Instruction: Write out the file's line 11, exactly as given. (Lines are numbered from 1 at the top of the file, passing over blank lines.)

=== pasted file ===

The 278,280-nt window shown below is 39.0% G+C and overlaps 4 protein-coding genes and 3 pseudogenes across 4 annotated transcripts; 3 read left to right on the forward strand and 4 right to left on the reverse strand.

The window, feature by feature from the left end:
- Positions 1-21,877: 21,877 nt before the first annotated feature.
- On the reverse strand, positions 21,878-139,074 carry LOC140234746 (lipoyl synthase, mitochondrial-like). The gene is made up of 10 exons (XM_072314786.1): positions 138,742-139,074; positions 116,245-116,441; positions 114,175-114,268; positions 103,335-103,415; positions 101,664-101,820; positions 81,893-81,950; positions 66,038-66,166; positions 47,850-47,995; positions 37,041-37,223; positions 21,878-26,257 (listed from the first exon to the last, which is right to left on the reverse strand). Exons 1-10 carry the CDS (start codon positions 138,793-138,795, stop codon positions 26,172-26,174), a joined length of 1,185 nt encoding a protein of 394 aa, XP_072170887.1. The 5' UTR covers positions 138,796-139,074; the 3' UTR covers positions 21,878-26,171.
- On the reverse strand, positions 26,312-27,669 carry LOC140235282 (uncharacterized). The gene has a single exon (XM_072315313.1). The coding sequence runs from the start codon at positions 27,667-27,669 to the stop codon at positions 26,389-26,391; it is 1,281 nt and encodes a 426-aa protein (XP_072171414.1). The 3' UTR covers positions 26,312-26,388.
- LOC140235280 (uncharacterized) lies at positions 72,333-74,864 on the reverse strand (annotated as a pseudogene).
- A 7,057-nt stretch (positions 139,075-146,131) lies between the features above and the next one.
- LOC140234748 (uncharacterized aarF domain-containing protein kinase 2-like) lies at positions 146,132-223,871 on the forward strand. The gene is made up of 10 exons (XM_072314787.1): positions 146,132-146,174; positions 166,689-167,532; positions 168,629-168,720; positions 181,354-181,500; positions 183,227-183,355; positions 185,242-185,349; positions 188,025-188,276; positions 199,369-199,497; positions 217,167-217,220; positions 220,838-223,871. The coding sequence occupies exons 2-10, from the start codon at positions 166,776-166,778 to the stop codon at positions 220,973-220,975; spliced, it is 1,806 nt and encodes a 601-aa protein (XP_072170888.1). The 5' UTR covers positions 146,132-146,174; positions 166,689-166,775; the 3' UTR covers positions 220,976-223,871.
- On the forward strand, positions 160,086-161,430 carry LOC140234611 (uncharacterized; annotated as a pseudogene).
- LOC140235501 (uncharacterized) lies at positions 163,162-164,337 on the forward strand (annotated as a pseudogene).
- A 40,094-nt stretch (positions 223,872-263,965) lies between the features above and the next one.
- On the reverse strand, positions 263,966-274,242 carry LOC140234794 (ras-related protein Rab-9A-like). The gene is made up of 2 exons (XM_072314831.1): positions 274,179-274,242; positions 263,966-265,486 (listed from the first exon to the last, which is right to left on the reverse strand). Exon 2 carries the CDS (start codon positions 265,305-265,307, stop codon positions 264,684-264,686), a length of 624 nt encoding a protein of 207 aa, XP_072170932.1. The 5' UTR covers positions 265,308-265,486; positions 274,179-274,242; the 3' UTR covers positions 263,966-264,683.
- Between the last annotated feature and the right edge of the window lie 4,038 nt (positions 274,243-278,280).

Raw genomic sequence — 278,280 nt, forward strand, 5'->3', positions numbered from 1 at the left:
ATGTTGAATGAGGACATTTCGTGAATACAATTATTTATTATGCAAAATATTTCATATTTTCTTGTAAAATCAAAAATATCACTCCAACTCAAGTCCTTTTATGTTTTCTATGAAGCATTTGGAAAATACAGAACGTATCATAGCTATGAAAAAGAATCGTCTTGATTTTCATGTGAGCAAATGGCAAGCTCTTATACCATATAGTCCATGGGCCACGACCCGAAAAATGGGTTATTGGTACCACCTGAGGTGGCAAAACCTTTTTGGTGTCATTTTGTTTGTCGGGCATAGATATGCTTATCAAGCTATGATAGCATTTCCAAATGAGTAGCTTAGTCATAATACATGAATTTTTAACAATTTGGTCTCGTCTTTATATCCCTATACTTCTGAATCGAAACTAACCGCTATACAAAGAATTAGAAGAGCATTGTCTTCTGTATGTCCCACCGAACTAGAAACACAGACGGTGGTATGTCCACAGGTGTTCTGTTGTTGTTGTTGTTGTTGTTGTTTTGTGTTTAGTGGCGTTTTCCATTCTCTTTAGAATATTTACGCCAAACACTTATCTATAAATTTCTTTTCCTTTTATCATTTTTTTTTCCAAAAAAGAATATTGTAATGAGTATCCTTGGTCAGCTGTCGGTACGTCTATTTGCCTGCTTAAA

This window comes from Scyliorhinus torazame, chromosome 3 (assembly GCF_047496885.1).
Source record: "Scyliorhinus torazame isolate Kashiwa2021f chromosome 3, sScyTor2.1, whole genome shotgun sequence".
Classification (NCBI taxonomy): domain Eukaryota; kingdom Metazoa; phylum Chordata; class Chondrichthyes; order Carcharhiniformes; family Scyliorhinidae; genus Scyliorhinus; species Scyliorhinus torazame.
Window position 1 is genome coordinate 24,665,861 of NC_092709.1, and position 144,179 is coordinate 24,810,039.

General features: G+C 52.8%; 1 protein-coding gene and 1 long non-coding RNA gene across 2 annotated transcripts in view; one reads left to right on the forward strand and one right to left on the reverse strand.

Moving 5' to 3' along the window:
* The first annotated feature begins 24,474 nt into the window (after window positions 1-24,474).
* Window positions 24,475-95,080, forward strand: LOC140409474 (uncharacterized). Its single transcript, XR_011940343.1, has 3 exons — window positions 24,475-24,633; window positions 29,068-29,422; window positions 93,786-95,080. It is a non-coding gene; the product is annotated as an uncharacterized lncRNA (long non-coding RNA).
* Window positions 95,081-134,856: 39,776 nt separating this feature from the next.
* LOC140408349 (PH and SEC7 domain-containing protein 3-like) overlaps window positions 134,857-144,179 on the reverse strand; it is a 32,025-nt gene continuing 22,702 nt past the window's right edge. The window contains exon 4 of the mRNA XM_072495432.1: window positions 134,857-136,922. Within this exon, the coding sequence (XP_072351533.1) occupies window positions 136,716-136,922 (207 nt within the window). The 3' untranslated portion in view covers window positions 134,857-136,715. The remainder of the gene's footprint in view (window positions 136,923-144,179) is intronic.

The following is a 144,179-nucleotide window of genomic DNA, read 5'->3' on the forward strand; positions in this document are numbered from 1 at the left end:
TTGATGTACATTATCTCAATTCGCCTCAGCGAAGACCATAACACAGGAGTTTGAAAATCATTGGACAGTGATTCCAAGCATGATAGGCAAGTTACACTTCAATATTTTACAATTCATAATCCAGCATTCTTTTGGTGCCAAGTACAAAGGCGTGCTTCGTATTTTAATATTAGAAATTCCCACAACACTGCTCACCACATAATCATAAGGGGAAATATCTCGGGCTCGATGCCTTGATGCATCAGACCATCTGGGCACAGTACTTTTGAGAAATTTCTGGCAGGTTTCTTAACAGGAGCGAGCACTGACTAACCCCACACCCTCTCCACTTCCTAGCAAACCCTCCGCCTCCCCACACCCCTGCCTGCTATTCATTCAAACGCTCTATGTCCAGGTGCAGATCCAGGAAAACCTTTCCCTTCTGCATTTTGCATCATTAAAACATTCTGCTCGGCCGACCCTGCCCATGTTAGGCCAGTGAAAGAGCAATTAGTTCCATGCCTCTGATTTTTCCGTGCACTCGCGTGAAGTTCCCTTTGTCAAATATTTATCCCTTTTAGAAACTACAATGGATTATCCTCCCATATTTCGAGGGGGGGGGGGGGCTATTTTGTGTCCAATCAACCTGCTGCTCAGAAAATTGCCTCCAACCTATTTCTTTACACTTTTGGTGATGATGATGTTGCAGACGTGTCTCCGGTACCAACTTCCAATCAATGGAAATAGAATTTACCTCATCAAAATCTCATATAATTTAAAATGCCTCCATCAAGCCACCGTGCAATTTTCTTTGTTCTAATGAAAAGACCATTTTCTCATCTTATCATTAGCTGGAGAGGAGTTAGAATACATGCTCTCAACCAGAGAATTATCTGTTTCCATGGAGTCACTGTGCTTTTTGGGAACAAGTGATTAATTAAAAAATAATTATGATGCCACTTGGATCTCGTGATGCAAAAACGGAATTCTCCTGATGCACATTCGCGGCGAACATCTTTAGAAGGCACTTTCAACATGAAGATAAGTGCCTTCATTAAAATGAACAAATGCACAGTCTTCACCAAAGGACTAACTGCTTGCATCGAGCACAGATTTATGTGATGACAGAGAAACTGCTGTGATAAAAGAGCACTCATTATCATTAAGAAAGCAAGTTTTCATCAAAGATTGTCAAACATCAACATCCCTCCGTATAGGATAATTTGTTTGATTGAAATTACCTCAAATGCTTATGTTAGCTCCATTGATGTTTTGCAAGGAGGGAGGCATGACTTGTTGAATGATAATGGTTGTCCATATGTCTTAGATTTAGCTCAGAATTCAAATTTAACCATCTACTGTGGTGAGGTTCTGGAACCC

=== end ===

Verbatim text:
- A 40,094-nt stretch (positions 223,872-263,965) lies between the features above and the next one.